During the required notice and comment period, the FSIS received thirty-one comments on the proposed rule, more than 75% of which opposed the "at least equal to" language. Nonetheless, in the preamble to the final rule, the FSIS stated that it did not believe that a literal application of the term "the same as" was the intent of Congress, although the FSIS acknowledged that "there are certain features that any system must have to be considered 'the same as' the American system."*fn8

Congress reacted to the effrontery of the "at least equal to" language in the regulation by enacting § 2507 of the Food, Agriculture, Conservation, and Trade Act of 1990 (1990 Farm Bill).*fn9 In that section, Congress addressed the Agency's interpretation, stating that "the regulation promulgated by the Secretary of Agriculture, through the [FSIS], with respect to poultry products offered for importation into the United States does not reflect the intention of the Congress."*fn10 It then "urges" the Secretary, through the FSIS, to amend the regulation to reflect the true legislative intent.*fn11 Further, in the House Conference Report accompanying the 1990 Farm Bill, Congress declares that although certain technical deviations from United States standards, such as dye color and materials used for knives, may be acceptable, the "fundamental inspection system, intensity, procedures, and food safety standards, . . . should be the same as those prevalent in the United States for any such country to be certified for export to the United States."*fn12 The Agency resisted Congress' expressed wishes, however, and the regulation remained unchanged.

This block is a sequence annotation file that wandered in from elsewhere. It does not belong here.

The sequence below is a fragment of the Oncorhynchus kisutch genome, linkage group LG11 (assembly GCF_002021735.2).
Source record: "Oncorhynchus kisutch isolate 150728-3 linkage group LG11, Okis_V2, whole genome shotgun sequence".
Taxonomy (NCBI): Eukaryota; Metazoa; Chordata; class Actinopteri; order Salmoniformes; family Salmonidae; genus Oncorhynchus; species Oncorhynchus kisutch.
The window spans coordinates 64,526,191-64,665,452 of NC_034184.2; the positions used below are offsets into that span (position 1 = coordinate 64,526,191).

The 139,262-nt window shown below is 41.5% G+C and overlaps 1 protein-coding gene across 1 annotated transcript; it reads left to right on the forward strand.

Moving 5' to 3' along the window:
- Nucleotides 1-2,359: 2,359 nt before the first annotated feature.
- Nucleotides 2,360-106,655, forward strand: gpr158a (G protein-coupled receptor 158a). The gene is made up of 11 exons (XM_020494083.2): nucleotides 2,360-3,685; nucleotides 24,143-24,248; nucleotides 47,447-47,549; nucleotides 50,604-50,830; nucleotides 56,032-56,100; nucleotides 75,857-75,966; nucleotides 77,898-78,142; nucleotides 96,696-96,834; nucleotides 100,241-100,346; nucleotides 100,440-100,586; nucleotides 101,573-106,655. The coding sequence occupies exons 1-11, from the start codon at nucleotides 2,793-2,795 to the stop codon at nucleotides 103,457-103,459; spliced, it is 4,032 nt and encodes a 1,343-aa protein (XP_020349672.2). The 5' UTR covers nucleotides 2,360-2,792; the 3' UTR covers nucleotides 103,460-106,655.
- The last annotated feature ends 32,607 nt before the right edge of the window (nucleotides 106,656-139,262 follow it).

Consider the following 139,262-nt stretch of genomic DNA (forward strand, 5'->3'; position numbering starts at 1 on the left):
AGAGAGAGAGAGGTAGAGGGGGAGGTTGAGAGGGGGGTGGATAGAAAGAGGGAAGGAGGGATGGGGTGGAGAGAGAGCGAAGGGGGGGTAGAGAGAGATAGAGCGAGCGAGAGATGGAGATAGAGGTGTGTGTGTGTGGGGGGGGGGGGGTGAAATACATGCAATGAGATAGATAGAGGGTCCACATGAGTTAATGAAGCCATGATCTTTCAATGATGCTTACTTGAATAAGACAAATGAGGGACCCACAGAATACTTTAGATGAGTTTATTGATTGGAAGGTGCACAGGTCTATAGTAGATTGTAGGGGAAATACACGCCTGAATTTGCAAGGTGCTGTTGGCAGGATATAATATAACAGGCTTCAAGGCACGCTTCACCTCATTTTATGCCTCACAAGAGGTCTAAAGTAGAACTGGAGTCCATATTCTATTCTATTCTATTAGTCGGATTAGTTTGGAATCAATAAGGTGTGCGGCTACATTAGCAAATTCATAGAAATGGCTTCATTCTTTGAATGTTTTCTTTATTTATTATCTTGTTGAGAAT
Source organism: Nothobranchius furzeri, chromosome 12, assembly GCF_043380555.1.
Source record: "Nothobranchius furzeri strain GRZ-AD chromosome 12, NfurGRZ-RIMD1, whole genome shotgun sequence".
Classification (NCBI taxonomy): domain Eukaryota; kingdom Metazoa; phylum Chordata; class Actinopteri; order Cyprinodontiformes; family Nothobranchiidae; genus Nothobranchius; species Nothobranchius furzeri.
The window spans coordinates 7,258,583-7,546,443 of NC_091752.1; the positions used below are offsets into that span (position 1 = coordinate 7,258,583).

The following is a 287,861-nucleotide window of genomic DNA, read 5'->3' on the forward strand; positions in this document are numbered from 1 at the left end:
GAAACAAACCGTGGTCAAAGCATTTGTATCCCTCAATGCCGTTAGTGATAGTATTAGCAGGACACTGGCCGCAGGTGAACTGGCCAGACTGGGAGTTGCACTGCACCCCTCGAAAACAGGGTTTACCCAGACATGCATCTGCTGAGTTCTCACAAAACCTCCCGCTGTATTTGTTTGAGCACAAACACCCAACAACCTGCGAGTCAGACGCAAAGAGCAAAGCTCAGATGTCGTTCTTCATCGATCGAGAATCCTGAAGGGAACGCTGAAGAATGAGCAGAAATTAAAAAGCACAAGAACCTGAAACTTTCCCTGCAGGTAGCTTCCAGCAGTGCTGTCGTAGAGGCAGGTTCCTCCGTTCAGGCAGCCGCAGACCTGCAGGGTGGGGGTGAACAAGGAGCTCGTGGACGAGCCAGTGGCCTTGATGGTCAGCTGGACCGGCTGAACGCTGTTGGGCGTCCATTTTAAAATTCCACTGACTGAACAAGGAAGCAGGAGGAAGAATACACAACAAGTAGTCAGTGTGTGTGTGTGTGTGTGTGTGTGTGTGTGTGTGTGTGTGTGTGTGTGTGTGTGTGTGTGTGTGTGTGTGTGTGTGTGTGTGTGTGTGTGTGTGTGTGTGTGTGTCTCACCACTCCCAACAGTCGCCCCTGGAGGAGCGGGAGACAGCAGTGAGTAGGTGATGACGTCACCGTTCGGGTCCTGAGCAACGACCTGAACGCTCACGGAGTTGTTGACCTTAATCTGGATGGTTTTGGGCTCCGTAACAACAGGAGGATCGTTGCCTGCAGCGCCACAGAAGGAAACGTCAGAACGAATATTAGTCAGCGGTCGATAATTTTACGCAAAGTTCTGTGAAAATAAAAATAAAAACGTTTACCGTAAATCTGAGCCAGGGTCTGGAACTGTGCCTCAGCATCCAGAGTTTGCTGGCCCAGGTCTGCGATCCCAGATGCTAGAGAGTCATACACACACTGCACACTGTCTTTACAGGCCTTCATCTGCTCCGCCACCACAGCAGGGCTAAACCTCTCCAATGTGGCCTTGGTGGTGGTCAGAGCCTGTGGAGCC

Recognizing the impasse between the Legislative and Executive branches, the Mississippi Poultry Association, Inc. and the National Broiler Council (the Associations), both non-profit trade associations whose members are domestic poultry producers and processors, involved the third branch of government when they filed suit in the Southern District of Mississippi. There the Associations sought a judicial declaration that the 1989 regulation implementing § 466(d) was arbitrary and capricious as contemplated by the Administrative Procedure Act.*fn13